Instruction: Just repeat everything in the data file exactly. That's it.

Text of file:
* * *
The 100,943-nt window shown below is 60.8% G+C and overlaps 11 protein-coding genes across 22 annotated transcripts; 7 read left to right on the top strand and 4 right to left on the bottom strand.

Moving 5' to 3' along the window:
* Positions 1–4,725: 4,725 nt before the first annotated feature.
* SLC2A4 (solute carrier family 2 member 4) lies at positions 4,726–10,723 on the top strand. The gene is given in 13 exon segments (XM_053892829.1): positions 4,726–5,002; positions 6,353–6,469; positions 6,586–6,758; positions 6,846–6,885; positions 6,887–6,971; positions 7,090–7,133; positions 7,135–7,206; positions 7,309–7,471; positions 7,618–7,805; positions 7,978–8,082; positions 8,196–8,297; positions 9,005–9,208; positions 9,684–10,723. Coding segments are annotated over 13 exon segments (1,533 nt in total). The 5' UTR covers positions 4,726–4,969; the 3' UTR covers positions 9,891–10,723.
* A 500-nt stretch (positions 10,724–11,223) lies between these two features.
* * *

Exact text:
The 100,943-nt window shown below is 60.8% G+C and overlaps 11 protein-coding genes across 22 annotated transcripts; 7 read left to right on the top strand and 4 right to left on the bottom strand.

Moving 5' to 3' along the window:
* Positions 1–4,725: 4,725 nt before the first annotated feature.
* SLC2A4 (solute carrier family 2 member 4) lies at positions 4,726–10,723 on the top strand. The gene is given in 13 exon segments (XM_053892829.1): positions 4,726–5,002; positions 6,353–6,469; positions 6,586–6,758; positions 6,846–6,885; positions 6,887–6,971; positions 7,090–7,133; positions 7,135–7,206; positions 7,309–7,471; positions 7,618–7,805; positions 7,978–8,082; positions 8,196–8,297; positions 9,005–9,208; positions 9,684–10,723. Coding segments are annotated over 13 exon segments (1,533 nt in total). The 5' UTR covers positions 4,726–4,969; the 3' UTR covers positions 9,891–10,723.
* A 500-nt stretch (positions 10,724–11,223) lies between these two features.